GROUND SOURCE HEAT PUMPS
Ground source heat pumps extract thermal energy from the ground near your property and convert this into heating and hot water for your home.
What is an Ground Source Heat Pump?
Ground source heat pumps extract thermal energy from the ground near your property and converts this into heating for your home and hot water. Ground source heat pumps are designed to work in cold temperatures which is ideal for homes in the UK.
How it works
Pipe is laid in the ground in close proximity to your home (such as in the garden). A fluid called Thermal transfer fluid (TTF) flows around a loop of pipe and heat from the ground is absorbed into the fluid. This then passes through a heat exchanger into the heat pump. Subsequently, this raises the temperature of the fluid and then transfers that heat to water.
There is no better time to consider going green to heat your home. Ground source heat pumps and other renewable energy heating solutions have become very effective and reliable. The benefits of using an ground source heat pump are:
- Reduce your carbon footprint by using renewable energy. Generate less CO2 emissions as pumps are high efficiency and run using electricity.
- Designed to work in cold temperatures.
- Heats your home and hot water.
- Can be used with your existing heating system (some radiators may need upgrading)
- Ideal to use with underfloor heating.
- Heat pumps are included in the Renewable Heat Incentive (RHI) which makes them a viable financial investment.
- Options available for homes with limited space.
Installation of a ground source heat pump system is more complex than an air source heat pump due to some ground work being required to install the loop pipes. The pipe loop can be buried in trenches or inserted into a borehole depending on how much space is available at your property.
However, the ground source heat pump system can be connected to an exsisting heating system, although some radiatiors may need to be changed.
Unfortunately, ground source heat pumps are not suitable for all properties. Therefore, we recommend you speak to our installation team for professional advice and a free of charge quotation.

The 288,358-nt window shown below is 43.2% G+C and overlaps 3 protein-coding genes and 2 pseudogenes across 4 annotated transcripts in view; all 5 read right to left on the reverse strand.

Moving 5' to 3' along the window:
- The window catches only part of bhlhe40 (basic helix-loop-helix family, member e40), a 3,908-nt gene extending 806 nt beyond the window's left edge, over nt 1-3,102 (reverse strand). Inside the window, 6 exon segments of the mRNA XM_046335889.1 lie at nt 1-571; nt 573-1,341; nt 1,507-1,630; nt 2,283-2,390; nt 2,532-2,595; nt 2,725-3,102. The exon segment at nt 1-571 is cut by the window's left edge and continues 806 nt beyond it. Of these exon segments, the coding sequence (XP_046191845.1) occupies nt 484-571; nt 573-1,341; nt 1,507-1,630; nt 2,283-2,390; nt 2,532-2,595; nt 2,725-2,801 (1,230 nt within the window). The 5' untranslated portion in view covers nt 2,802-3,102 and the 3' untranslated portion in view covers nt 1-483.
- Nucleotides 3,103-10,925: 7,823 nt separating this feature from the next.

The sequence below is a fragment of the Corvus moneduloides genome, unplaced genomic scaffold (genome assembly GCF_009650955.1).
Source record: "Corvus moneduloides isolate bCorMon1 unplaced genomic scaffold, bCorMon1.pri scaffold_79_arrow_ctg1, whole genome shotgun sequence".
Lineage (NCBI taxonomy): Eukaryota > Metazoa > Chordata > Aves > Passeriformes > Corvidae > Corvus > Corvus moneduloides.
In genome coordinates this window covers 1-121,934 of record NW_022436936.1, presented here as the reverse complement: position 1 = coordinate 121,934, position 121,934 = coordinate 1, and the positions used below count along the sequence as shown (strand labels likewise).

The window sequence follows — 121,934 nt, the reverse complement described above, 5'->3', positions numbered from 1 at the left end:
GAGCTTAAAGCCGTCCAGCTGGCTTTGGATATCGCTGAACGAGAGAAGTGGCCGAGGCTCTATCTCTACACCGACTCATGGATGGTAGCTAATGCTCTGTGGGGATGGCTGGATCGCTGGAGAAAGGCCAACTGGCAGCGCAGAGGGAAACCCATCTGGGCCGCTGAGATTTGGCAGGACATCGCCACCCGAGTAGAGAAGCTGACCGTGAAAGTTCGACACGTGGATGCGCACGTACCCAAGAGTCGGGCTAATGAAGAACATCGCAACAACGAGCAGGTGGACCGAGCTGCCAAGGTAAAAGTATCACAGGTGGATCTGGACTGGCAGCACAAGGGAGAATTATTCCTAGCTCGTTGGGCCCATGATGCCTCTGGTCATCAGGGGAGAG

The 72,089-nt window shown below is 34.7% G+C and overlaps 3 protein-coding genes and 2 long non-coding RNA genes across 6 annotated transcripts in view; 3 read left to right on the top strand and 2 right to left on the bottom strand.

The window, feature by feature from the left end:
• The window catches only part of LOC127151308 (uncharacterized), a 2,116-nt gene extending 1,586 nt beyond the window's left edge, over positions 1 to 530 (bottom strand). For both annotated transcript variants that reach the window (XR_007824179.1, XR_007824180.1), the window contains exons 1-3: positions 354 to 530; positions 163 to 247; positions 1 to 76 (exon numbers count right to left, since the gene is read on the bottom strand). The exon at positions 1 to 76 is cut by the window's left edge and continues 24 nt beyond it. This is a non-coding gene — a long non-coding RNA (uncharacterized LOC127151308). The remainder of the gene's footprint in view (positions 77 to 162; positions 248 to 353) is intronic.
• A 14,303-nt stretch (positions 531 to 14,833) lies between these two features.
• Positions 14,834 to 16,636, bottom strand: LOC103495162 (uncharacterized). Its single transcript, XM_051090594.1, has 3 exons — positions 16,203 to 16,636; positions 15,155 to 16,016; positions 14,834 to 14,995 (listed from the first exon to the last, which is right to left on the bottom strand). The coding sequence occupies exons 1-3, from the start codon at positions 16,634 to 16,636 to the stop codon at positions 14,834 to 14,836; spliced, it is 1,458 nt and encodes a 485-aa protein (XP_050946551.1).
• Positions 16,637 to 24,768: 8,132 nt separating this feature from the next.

What to Consider?
To help our customers and provide some guideance, we have produced the information below.
What supplies your heating and hot water presently?
Cost of installation can vary depending on what heating system you currently have. For example, is your home gas or oil? Does the heating system have a cylinder or is it a combination boiler?
If you require the heat pump to provide hot water, then a new high efficiency cylinder has to be fitted as well as an expansion vessel and additional space for a 30 or 50L volumiser/buffer unit.
Do you have a suitable space?
There are a couple of options depending on the space available.
You have lot’s of space: If you have a large garden then a trench could be dug to lay a ground loop. You’ll need to bear in mind that machinery, such as a digger will need access from a road entrance. Furthermore, the area will need to avoid trees, as roots can cause problems when digging trenches. The length of the trenches will depend on the size of your home and the amount of heat you need.
Limited space: If space is limited then it could be possible to drill vertical boreholes. This is usually more expensive than digging trenches and may require a thermogeological survey. The borehole depth will depend on the heat demand of a property. The borehole is likely to be around 75-200 metres deep and may require more than one hole depending on the size of the house.
Do you have radiators?
Typical a gas boiler flow temp is 70 degrees. Whereas, an air source heat is between 30-45 degrees. With a heat pump running at lower temperatures the radiators may have to be larger to counteract this.
Additional information: As the system takes longer to heat from cold, the heating is left on for longer periods of time. The control temperature is turned down overnight and when the house is unoccupied, rather than being switched off completely. Air source heat pumps work well with underfloor heating.
Do you have a suitable position for the ground source heat pump unit inside?
The heat pump unit is installed inside the property and often contains the hot water cylinder. It is a large unit roughly the size of a fridge.
Insulation – Are the house walls, floors and roof well insulated?
Due to the lower running temperatures of a heat pump, it is vital that heat loss is kept to a minimum, the more insulated a property is, the more effective and efficient the heat pump will be.
Do you know about the Renewable heat Incentive (RHI) - Government Grants?
Until March 2022 the RHI is payable on the EPC annual KW heat pump demand for the property. Up to a maximum of 20,000kw hrs per annum at 10.92p/KW hr. There will be a Government Grant of £5,000 from March 2022.
An EPC less than 2 years old is required to claim the RHI.
Renewable Heat Incentive (RHI)
The Renewable Heat Incentive (RHI) is a financial incentive scheme designed to encourage uptake of renewable heating among domestic consumers. The objective of the Domestic RHI is to significantly increase the proportion of heat generated from renewable sources.